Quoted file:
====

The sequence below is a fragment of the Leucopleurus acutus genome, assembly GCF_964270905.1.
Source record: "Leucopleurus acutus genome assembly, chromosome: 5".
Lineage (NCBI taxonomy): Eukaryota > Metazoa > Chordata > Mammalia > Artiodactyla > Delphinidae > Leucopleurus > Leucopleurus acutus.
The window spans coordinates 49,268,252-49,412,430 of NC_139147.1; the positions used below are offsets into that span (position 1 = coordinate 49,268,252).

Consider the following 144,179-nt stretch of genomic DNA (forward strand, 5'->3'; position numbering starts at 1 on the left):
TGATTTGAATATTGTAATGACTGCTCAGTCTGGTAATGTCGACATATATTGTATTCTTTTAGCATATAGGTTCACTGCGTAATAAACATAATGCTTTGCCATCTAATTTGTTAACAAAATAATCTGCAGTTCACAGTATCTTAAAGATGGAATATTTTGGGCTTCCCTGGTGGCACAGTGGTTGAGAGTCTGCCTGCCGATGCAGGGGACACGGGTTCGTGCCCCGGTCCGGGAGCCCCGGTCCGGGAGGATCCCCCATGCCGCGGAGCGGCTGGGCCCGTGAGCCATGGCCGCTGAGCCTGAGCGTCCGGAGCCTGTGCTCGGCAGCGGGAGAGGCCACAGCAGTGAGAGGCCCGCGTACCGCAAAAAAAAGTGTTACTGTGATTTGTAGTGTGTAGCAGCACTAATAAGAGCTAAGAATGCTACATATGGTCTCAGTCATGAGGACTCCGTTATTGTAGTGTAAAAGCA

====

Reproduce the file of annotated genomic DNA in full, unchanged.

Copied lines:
The sequence below is a fragment of the Leucopleurus acutus genome, assembly GCF_964270905.1.
Source record: "Leucopleurus acutus genome assembly, chromosome: 5".
Lineage (NCBI taxonomy): Eukaryota > Metazoa > Chordata > Mammalia > Artiodactyla > Delphinidae > Leucopleurus > Leucopleurus acutus.
The window spans coordinates 49,268,252-49,412,430 of NC_139147.1; the positions used below are offsets into that span (position 1 = coordinate 49,268,252).

Consider the following 144,179-nt stretch of genomic DNA (forward strand, 5'->3'; position numbering starts at 1 on the left):
TGATTTGAATATTGTAATGACTGCTCAGTCTGGTAATGTCGACATATATTGTATTCTTTTAGCATATAGGTTCACTGCGTAATAAACATAATGCTTTGCCATCTAATTTGTTAACAAAATAATCTGCAGTTCACAGTATCTTAAAGATGGAATATTTTGGGCTTCCCTGGTGGCACAGTGGTTGAGAGTCTGCCTGCCGATGCAGGGGACACGGGTTCGTGCCCCGGTCCGGGAGCCCCGGTCCGGGAGGATCCCCCATGCCGCGGAGCGGCTGGGCCCGTGAGCCATGGCCGCTGAGCCTGAGCGTCCGGAGCCTGTGCTCGGCAGCGGGAGAGGCCACAGCAGTGAGAGGCCCGCGTACCGCAAAAAAAAGTGTTACTGTGATTTGTAGTGTGTAGCAGCACTAATAAGAGCTAAGAATGCTACATATGGTCTCAGTCATGAGGACTCCGTTATTGTAGTGTAAAAGCA